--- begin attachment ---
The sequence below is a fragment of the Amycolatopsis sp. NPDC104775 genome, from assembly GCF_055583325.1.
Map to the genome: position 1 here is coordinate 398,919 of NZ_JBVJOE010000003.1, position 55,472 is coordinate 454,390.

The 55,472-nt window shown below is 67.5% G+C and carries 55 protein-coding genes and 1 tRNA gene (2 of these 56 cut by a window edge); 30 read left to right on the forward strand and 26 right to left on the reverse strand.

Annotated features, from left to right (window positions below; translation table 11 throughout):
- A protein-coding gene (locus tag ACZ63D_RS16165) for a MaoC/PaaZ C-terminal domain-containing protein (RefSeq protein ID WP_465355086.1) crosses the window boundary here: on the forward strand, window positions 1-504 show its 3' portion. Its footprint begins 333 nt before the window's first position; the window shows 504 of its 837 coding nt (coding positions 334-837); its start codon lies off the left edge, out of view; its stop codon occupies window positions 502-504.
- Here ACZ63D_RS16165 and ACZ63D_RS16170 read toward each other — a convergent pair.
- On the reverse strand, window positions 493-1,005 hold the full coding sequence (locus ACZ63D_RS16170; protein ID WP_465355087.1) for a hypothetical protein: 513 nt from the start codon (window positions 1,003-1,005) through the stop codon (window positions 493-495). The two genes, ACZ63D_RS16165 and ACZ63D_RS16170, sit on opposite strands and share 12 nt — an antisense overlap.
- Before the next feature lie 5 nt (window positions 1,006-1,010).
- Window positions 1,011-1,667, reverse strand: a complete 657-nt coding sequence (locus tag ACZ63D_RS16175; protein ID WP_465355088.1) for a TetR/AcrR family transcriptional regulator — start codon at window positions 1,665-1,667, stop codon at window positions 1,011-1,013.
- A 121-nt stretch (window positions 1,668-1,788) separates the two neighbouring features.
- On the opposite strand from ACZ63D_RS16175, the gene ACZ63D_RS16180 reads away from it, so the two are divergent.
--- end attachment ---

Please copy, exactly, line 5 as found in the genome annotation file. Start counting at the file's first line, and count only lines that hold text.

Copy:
- A protein-coding gene (locus tag ACZ63D_RS16165) for a MaoC/PaaZ C-terminal domain-containing protein (RefSeq protein ID WP_465355086.1) crosses the window boundary here: on the forward strand, window positions 1-504 show its 3' portion. Its footprint begins 333 nt before the window's first position; the window shows 504 of its 837 coding nt (coding positions 334-837); its start codon lies off the left edge, out of view; its stop codon occupies window positions 502-504.